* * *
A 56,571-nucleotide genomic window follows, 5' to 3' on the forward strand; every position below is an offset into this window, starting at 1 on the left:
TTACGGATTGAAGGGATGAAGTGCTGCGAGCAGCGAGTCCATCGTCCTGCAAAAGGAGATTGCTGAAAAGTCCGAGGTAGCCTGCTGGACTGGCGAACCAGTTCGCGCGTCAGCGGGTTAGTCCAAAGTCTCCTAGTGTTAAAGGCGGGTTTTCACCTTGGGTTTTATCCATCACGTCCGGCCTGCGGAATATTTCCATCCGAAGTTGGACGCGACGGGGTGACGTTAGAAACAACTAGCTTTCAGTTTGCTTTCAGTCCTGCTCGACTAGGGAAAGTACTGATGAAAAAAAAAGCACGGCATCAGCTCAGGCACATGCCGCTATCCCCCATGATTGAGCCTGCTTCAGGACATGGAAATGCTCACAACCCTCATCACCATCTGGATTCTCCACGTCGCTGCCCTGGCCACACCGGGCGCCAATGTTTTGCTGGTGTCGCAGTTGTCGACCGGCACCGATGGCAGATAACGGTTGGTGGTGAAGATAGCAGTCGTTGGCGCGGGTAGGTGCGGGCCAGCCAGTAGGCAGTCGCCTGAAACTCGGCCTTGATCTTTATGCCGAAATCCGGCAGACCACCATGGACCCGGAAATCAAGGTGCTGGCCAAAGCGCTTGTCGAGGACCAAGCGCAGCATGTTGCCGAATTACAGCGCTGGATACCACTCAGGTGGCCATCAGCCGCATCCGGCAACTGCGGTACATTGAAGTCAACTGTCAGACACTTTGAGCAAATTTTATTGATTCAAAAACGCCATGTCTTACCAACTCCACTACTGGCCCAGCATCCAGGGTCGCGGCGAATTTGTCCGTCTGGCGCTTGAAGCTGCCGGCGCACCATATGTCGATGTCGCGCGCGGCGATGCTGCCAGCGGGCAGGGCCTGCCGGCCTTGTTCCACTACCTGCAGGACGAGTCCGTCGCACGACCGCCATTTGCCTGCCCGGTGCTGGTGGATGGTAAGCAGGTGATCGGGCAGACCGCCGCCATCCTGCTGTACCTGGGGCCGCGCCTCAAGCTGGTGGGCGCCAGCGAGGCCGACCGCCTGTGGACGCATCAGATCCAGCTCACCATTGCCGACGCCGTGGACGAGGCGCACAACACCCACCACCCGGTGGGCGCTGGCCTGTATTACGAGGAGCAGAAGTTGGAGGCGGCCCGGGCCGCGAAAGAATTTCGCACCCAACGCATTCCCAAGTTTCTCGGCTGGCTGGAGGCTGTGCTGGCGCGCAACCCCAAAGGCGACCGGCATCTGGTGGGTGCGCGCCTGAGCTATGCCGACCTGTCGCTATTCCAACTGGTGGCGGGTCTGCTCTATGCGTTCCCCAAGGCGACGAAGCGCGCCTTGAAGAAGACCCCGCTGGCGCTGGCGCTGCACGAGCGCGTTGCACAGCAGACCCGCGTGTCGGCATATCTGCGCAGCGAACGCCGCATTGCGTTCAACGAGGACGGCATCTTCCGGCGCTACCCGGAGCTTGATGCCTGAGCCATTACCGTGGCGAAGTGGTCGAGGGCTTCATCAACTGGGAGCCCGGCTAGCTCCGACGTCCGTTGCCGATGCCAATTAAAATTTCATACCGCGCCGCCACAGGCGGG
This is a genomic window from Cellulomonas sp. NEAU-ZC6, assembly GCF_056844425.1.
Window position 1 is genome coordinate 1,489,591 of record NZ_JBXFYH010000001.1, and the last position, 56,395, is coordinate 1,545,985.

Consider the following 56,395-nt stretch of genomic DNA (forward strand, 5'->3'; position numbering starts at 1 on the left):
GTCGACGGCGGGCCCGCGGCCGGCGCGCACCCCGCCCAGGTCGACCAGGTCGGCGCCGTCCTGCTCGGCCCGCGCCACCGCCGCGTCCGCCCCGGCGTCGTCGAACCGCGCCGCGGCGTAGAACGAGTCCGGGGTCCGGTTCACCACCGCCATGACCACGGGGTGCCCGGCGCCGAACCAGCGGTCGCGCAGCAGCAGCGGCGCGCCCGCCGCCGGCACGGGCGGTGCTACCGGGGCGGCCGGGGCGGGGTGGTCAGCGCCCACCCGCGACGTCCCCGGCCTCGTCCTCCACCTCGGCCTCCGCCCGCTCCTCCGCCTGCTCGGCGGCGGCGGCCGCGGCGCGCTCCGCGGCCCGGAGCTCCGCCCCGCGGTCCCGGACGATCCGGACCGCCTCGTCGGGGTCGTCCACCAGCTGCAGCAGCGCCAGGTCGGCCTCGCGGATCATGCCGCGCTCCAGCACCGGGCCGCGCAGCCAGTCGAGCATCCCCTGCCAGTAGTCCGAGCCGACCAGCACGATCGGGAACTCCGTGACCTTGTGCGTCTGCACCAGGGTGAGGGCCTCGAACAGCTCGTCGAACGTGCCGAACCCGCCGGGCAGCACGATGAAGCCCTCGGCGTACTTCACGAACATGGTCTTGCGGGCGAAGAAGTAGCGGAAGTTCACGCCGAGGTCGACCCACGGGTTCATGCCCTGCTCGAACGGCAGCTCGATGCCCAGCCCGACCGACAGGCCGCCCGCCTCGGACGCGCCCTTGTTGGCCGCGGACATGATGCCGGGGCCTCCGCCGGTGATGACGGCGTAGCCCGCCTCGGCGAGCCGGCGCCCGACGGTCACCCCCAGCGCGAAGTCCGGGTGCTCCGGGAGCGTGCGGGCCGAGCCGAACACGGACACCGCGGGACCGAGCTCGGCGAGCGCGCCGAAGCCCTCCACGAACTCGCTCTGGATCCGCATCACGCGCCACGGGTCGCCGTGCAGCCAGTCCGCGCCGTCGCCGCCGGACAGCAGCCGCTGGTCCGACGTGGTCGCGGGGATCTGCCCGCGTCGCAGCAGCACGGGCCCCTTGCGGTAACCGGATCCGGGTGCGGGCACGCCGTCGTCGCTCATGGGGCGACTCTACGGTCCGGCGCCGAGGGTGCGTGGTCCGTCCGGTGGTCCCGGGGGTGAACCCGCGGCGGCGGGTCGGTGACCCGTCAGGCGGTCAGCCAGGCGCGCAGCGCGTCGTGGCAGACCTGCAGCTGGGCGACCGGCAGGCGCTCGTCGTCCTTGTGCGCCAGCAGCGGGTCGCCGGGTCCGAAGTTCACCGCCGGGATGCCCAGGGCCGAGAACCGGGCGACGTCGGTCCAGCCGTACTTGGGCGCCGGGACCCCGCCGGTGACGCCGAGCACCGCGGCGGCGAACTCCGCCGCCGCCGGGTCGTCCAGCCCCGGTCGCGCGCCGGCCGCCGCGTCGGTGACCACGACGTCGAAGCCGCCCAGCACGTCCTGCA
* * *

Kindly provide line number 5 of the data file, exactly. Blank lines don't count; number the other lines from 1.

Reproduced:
Consider the following 56,395-nt stretch of genomic DNA (forward strand, 5'->3'; position numbering starts at 1 on the left):